People in the throes of a serious emotional crisis can now get help at the newly opened Exodus Mental Health Urgent Care Center at Harbor-UCLA.
“It is essential that people in crisis have a place where they can feel safe and welcome, and avoid risking harm to themselves and others,” Supervisor Mark Ridley-Thomas said during the grand opening ceremony. “This is a key piece of Los Angeles County’s safety net, diverting residents towards treatment and services, instead of incarceration.”
There are now six mental health care urgent centers across Los Angeles County, three of them in the Second District. Each provides stabilization services, medication evaluation and management or hospitalization. Interdisciplinary treatment teams can offer a full spectrum of psychiatric treatment services, including linkage to crisis housing, shelter beds, sober living, community-based outpatient program services, and inpatient treatment for mental health or substance abuse.
“Exodus is honored to be providing crisis services on the campus of Harbor UCLA,” said Exodus President and CEO Luana Murphy. “Since the inception in 2006 of the first Exodus Urgent Care Center in Culver City, 112,000 individuals have received crisis services with Exodus and, for some of these clients, this has been their initial contact on their road to recovery, assisting in ending their cycle of homelessness and inconsistent mental health care.”
“Since the ‘entry door’ for services was changed from the Emergency Room door to the Urgent Care Center door, a network of resources has been developed and fostered to support our clients in the community, plus our efficient intake procedure allows law enforcement to deliver clients to us quickly and return back to the community.” she added. “We look forward to supporting the Harbor UCLA Medical Center and campus in providing very needed services.”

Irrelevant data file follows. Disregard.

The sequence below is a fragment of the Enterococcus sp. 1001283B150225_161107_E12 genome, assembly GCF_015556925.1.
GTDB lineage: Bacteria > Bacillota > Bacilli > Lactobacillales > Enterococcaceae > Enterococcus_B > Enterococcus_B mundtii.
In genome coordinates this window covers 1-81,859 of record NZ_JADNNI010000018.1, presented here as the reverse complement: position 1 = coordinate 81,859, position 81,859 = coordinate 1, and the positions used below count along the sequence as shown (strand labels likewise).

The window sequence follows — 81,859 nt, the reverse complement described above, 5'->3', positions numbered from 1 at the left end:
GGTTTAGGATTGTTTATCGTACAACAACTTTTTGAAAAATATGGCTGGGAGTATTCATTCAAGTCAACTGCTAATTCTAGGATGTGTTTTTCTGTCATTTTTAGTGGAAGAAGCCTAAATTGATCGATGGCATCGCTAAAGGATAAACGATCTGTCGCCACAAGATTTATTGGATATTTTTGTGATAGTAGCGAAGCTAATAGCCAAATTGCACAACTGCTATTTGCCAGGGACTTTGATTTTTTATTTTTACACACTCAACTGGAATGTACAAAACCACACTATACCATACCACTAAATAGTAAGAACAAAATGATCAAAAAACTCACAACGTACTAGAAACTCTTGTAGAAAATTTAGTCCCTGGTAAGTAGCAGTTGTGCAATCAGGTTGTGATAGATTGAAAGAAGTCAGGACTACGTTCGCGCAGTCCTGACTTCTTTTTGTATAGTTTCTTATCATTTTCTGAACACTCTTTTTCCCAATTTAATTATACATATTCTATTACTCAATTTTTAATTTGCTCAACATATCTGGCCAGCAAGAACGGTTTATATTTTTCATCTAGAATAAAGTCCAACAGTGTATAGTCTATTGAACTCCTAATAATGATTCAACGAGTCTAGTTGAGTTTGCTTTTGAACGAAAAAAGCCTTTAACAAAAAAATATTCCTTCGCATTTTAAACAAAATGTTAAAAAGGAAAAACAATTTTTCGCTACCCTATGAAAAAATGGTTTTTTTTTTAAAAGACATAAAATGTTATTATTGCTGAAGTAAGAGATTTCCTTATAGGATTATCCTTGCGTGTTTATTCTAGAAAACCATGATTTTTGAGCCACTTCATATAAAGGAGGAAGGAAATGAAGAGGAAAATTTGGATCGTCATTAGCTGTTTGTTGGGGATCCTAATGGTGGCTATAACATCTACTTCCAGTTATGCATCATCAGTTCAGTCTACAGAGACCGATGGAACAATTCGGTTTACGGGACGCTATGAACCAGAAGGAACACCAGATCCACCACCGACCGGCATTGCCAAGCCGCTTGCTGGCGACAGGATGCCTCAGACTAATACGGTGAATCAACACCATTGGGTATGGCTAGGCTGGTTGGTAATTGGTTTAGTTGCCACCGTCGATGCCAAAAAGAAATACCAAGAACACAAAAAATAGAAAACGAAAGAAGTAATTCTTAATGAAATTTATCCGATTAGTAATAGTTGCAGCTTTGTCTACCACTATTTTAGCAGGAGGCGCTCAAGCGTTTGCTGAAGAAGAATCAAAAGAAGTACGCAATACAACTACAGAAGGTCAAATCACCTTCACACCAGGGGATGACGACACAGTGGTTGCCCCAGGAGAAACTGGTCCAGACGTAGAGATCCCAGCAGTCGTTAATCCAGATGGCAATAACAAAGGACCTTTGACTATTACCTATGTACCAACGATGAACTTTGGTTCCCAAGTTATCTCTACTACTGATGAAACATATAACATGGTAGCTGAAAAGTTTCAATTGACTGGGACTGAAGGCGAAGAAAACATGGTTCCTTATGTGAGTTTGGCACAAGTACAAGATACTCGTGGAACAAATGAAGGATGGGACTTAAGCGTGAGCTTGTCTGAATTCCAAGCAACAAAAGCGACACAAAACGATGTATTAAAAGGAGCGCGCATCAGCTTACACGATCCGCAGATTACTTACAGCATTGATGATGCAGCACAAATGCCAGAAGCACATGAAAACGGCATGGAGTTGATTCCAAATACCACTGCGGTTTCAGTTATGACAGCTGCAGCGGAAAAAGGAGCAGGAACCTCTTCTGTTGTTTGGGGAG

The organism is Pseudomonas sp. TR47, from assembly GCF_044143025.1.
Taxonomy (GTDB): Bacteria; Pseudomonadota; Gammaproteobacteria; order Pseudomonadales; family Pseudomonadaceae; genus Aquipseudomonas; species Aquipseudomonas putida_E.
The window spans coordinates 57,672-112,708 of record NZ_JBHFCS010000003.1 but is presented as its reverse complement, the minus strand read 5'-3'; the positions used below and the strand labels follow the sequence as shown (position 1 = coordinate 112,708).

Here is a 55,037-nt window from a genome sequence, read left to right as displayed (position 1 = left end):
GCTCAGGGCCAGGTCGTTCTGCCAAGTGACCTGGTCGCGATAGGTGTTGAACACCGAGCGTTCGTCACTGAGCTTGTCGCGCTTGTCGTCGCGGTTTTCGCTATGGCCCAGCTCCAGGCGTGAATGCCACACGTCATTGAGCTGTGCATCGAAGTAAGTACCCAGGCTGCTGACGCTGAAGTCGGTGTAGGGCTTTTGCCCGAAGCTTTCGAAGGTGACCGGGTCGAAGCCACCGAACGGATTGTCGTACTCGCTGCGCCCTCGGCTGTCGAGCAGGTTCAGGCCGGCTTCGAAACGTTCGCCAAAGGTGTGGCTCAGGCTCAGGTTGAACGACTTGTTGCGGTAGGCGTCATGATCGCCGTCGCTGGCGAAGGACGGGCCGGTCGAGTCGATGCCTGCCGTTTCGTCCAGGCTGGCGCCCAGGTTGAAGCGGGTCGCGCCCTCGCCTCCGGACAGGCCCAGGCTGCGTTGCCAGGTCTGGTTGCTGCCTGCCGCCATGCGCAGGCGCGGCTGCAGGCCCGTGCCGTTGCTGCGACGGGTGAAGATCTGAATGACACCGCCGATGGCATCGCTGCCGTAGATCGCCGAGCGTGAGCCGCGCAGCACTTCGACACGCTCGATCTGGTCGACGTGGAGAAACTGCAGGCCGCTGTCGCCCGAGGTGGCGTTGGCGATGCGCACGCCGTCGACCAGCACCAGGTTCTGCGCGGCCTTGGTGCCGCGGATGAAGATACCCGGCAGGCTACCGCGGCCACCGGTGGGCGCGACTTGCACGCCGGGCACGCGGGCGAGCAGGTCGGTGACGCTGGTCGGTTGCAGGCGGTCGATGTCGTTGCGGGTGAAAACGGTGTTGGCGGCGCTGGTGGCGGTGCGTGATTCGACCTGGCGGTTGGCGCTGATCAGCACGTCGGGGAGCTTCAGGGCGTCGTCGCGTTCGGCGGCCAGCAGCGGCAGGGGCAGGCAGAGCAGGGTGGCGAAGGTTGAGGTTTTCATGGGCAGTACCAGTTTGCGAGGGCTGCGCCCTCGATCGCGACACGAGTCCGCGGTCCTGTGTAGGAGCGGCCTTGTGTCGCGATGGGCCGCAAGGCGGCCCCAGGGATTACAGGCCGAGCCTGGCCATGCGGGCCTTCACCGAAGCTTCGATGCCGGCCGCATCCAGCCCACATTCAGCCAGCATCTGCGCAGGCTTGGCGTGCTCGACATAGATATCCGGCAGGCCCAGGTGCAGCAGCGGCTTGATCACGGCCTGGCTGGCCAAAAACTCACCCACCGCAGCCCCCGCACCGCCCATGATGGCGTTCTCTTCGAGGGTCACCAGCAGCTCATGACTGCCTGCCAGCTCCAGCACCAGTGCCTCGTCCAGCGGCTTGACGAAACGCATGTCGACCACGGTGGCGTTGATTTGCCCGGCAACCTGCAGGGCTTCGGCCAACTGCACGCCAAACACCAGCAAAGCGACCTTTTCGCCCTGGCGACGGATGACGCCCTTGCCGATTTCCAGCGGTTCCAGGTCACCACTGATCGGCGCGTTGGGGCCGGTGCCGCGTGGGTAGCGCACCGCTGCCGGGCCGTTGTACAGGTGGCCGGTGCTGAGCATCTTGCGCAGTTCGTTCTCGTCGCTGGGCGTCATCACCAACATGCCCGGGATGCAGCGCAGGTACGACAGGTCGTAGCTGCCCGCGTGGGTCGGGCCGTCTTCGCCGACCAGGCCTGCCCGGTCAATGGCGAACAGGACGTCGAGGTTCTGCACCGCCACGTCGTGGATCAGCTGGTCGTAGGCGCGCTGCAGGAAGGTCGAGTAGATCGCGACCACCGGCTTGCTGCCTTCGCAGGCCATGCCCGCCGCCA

The Exodus Mental Health Urgent Care Center at Harbor-UCLA is a designated Lanterman Petris Short (LPS) Conservatorship, allowing the staff to evaluate and involuntarily detain those individuals determined to be a danger to themselves and others or gravely disabled.
In the last fiscal year, law enforcement brought almost 3,000 people to Mental Health Urgent Care Centers. It provided stabilization services to more than 2,000 people experiencing homelessness, and 1,000 children and young adults involved in the child welfare system.
Mental Health Urgent Care Centers across the County are relieving pressure on overcrowded psychiatric emergency rooms. During the last fiscal year, they handled over 35,000 crisis visits.
Only 5 percent of their clients were readmitted to emergency rooms or acute psychiatric units within 30 days of their visit.
Supervisor Janice Hahn, Mental Health Director Dr. Jonathan Sherin, Center for Health and Social Impact Director Dr. Mark Ghaly, and Exodus Recovery Chief Clinical Officer Kathy Shoemaker also attended the ribbon-cutting ceremony.